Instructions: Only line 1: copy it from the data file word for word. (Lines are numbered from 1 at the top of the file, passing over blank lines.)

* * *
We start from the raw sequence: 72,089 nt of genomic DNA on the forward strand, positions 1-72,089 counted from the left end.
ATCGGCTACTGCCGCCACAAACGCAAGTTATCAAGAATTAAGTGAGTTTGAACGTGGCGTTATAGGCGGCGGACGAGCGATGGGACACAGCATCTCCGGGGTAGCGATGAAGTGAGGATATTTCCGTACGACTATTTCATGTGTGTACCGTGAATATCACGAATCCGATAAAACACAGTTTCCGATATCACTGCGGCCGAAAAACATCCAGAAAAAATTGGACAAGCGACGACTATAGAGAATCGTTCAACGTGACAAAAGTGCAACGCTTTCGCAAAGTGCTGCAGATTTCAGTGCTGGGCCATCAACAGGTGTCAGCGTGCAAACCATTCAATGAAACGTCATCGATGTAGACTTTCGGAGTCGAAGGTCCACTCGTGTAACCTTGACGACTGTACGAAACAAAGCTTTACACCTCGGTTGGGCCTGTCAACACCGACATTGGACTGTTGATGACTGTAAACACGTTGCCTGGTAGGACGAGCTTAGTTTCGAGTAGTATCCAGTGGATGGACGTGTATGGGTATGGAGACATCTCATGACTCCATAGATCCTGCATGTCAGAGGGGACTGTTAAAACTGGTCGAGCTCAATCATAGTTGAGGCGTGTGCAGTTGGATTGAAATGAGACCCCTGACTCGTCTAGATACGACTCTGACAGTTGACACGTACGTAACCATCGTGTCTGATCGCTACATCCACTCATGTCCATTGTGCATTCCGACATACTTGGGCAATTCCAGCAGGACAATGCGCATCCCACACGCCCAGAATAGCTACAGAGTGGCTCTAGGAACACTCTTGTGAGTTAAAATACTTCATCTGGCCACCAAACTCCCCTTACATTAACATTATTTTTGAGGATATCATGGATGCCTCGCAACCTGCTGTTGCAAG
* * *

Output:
We start from the raw sequence: 72,089 nt of genomic DNA on the forward strand, positions 1-72,089 counted from the left end.